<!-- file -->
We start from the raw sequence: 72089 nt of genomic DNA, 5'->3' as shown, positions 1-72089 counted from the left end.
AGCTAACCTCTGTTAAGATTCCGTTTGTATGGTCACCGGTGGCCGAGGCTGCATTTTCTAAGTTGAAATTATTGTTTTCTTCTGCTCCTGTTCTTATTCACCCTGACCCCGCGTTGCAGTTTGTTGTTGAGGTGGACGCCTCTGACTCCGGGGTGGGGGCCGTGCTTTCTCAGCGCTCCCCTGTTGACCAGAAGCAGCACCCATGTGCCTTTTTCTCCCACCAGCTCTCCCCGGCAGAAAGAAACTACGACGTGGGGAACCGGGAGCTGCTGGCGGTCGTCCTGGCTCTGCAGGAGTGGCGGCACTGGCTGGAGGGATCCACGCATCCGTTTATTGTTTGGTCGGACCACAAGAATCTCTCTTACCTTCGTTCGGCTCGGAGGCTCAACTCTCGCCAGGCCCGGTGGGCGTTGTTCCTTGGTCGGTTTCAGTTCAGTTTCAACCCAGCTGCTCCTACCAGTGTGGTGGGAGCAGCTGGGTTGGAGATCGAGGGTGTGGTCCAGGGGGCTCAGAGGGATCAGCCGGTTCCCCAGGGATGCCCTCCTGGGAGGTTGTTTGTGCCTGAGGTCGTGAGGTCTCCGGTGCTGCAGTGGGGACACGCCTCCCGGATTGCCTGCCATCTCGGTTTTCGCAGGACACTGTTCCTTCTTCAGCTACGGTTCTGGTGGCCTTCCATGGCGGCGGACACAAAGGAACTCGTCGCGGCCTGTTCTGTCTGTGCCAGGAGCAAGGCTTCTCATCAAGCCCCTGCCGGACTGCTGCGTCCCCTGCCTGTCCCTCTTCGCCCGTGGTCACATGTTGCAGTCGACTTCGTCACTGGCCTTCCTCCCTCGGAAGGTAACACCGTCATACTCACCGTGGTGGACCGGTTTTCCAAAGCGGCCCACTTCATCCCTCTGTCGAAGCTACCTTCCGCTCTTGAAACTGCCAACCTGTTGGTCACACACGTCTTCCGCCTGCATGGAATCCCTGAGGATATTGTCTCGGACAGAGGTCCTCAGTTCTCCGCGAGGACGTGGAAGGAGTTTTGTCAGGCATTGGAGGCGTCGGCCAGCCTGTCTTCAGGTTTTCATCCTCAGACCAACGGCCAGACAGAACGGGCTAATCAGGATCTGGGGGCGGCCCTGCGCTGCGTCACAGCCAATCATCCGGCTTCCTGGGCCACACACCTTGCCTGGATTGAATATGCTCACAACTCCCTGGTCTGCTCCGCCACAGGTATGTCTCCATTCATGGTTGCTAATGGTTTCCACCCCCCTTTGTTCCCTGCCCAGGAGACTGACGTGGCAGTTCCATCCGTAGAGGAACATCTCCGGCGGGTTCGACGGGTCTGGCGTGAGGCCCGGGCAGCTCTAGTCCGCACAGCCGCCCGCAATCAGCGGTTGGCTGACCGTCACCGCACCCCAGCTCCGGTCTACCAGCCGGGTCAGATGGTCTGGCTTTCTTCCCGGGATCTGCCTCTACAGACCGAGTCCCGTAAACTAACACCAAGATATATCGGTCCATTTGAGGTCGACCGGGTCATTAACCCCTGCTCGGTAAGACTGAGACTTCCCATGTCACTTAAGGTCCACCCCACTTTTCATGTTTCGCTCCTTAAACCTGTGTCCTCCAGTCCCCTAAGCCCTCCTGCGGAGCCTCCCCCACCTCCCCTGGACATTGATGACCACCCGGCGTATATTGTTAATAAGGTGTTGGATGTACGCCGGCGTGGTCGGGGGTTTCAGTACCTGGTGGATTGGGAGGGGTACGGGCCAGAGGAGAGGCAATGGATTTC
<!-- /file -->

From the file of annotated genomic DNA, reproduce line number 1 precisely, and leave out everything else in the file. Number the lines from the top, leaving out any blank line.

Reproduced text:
We start from the raw sequence: 72089 nt of genomic DNA, 5'->3' as shown, positions 1-72089 counted from the left end.